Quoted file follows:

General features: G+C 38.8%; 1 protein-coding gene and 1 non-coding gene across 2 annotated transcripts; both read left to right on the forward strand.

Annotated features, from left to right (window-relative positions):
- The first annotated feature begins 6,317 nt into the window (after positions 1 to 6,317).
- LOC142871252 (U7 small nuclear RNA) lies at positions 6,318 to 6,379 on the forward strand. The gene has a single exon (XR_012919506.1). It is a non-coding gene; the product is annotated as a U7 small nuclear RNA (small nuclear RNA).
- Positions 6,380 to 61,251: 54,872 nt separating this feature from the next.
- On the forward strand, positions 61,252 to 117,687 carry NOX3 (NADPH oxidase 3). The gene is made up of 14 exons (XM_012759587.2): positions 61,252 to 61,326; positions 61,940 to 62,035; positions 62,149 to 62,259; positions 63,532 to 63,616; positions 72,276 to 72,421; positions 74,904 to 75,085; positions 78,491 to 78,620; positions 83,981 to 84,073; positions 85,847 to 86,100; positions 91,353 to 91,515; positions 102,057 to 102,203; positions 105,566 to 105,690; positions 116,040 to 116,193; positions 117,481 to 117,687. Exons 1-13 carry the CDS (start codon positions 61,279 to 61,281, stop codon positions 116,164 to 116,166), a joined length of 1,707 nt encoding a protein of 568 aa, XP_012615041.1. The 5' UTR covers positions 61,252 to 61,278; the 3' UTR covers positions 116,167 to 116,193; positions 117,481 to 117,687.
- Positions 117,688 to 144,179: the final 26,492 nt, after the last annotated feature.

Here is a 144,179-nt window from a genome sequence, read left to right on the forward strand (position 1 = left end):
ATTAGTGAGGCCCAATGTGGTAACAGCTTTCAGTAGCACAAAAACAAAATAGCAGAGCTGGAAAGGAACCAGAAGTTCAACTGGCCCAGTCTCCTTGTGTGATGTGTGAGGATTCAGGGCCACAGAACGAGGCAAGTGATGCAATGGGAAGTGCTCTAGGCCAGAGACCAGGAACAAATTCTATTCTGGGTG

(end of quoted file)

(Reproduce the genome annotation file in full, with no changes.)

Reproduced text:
General features: G+C 38.8%; 1 protein-coding gene and 1 non-coding gene across 2 annotated transcripts; both read left to right on the forward strand.

Annotated features, from left to right (window-relative positions):
- The first annotated feature begins 6,317 nt into the window (after positions 1 to 6,317).
- LOC142871252 (U7 small nuclear RNA) lies at positions 6,318 to 6,379 on the forward strand. The gene has a single exon (XR_012919506.1). It is a non-coding gene; the product is annotated as a U7 small nuclear RNA (small nuclear RNA).
- Positions 6,380 to 61,251: 54,872 nt separating this feature from the next.
- On the forward strand, positions 61,252 to 117,687 carry NOX3 (NADPH oxidase 3). The gene is made up of 14 exons (XM_012759587.2): positions 61,252 to 61,326; positions 61,940 to 62,035; positions 62,149 to 62,259; positions 63,532 to 63,616; positions 72,276 to 72,421; positions 74,904 to 75,085; positions 78,491 to 78,620; positions 83,981 to 84,073; positions 85,847 to 86,100; positions 91,353 to 91,515; positions 102,057 to 102,203; positions 105,566 to 105,690; positions 116,040 to 116,193; positions 117,481 to 117,687. Exons 1-13 carry the CDS (start codon positions 61,279 to 61,281, stop codon positions 116,164 to 116,166), a joined length of 1,707 nt encoding a protein of 568 aa, XP_012615041.1. The 5' UTR covers positions 61,252 to 61,278; the 3' UTR covers positions 116,167 to 116,193; positions 117,481 to 117,687.
- Positions 117,688 to 144,179: the final 26,492 nt, after the last annotated feature.

Here is a 144,179-nt window from a genome sequence, read left to right on the forward strand (position 1 = left end):
ATTAGTGAGGCCCAATGTGGTAACAGCTTTCAGTAGCACAAAAACAAAATAGCAGAGCTGGAAAGGAACCAGAAGTTCAACTGGCCCAGTCTCCTTGTGTGATGTGTGAGGATTCAGGGCCACAGAACGAGGCAAGTGATGCAATGGGAAGTGCTCTAGGCCAGAGACCAGGAACAAATTCTATTCTGGGTG